Before mRNA became synonymous with vaccines, its biggest potential was for cancer treatments. BioNTech, the German biotech company that collaborated with Pfizer to develop the first authorized COVID-19 vaccine, was initially founded to utilize mRNA for personalized cancer treatments, and the company remains interested in cancers ranging from melanoma to breast cancer.
One of the major hurdles in treating cancer has been the fact that tumors can look very different from one person to the next. It's why conventional approaches, such as chemotherapy or radiation, don't work for every patient. But weaponizing mRNA against cancer primes the immune cells with the tumor's specific genetic sequence, training the patient's body to attack their own unique type of cancer.
"It means you're able to think about personalizing cancer treatments down to specific subgroups of patients," says Mulqueen. "For example, eTheRNA are developing a renal cell carcinoma treatment which will be targeted at around 20% of these patients, who have specific tumor types. We're hoping to take that to human trials next year, but the challenge is trying to identify the right patients for the treatment at an early stage."
Repairing Damaged mRNA
While hopes are high that mRNA could usher in new cancer treatments and make CRISPR more accessible, a growing number of companies are also exploring an alternative to gene editing, known as RNA editing.
In genetic disorders, the mRNA in certain cells is impaired due to a rogue gene defect, and so the body ceases to produce a particular vital protein. Instead of permanently deleting the problem gene with CRISPR, the idea behind RNA editing is to inject small pieces of synthetic mRNA to repair the existing mRNA. Scientists think this approach will allow normal protein production to resume.
Over the past few years, this approach has gathered momentum, as some researchers have recognized that it holds certain key advantages over CRISPR. Companies from Belgium to Japan are now looking at RNA editing to treat all kinds of disorders, from Huntingdon's disease, to amyotrophic lateral sclerosis, or ALS, and certain types of cancer.
"With RNA editing, you don't need to make any changes to the DNA," explains Daniel de Boer, CEO of Dutch biotech ProQR, which is looking to treat rare genetic disorders that cause blindness. "Changes to the DNA are permanent, so if something goes wrong, that may not be desirable. With RNA editing, it's a temporary change, so we dose patients with our drugs once or twice a year."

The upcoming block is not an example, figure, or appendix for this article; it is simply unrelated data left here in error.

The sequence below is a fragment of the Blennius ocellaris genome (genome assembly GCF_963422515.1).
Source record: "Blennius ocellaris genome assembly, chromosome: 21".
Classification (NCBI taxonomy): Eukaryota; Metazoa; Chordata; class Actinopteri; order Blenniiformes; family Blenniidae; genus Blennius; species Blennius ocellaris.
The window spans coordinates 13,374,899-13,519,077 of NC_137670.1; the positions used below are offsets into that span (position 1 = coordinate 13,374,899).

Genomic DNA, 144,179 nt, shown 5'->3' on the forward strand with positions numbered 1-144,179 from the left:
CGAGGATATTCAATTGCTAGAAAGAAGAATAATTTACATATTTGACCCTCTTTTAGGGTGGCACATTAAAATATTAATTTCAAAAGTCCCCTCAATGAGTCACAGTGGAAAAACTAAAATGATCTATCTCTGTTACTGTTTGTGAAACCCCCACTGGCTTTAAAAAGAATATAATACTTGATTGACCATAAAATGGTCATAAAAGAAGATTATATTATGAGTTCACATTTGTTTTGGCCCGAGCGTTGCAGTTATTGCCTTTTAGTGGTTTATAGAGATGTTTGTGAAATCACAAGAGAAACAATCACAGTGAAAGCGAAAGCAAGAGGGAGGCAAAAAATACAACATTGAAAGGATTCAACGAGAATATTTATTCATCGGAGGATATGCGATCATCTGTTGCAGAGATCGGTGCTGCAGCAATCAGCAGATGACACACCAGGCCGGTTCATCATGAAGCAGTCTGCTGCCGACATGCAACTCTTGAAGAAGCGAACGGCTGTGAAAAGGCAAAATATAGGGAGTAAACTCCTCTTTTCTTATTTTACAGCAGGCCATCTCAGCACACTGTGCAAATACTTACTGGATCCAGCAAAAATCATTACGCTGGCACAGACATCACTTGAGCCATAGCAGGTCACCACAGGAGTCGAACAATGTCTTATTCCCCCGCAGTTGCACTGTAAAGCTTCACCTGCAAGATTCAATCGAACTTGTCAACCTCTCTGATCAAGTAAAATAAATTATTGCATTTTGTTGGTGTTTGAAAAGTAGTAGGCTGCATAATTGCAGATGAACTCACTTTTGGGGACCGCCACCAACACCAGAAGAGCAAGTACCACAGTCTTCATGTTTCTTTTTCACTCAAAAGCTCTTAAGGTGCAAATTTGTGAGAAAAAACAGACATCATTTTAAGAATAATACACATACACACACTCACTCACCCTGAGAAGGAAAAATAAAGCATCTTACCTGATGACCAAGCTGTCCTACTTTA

Last month, ProQR reported a landmark case study, in which a patient with a rare form of blindness called Leber congenital amaurosis, which affects the retina at the back of the eye, recovered vision after three months of treatment.
"We have seen that this RNA therapy restores vision in people that were completely blind for a year or so," says de Boer. "They were able to see again, to read again. We think there are a large number of other genetic diseases we could go after with this technology. There are thousands of different mutations that can lead to blindness, and we think this technology can target approximately 25% of them."
Ultimately, there's likely to be a role for both RNA editing and CRISPR, depending on the disease. "I think CRISPR is ideally suited for illnesses where you would like to permanently correct a genetic defect," says Joshua Rosenthal of the Marine Biology Laboratory in Chicago. "Whereas RNA editing could be used to treat things like pain, where you might want to reset a neural circuit temporarily over a shorter period of time."
Much of this research has been accelerated by the COVID-19 pandemic, which has played a major role in bringing mRNA to the forefront of people's minds as a therapeutic.
"The pandemic has really shown that not only are mRNA approaches viable, they could in certain circumstances be vastly superior to more traditional technologies," says Mulqueen. "In the future, I would not be surprised if many of the top pharma products are mRNA derived."
"Making Sense of Science" is a monthly podcast that features interviews with leading medical and scientific experts about the latest developments and the big ethical and societal questions they raise. This episode is hosted by science and biotech journalist Emily Mullin, summer editor of the award-winning science outlet Leaps.org.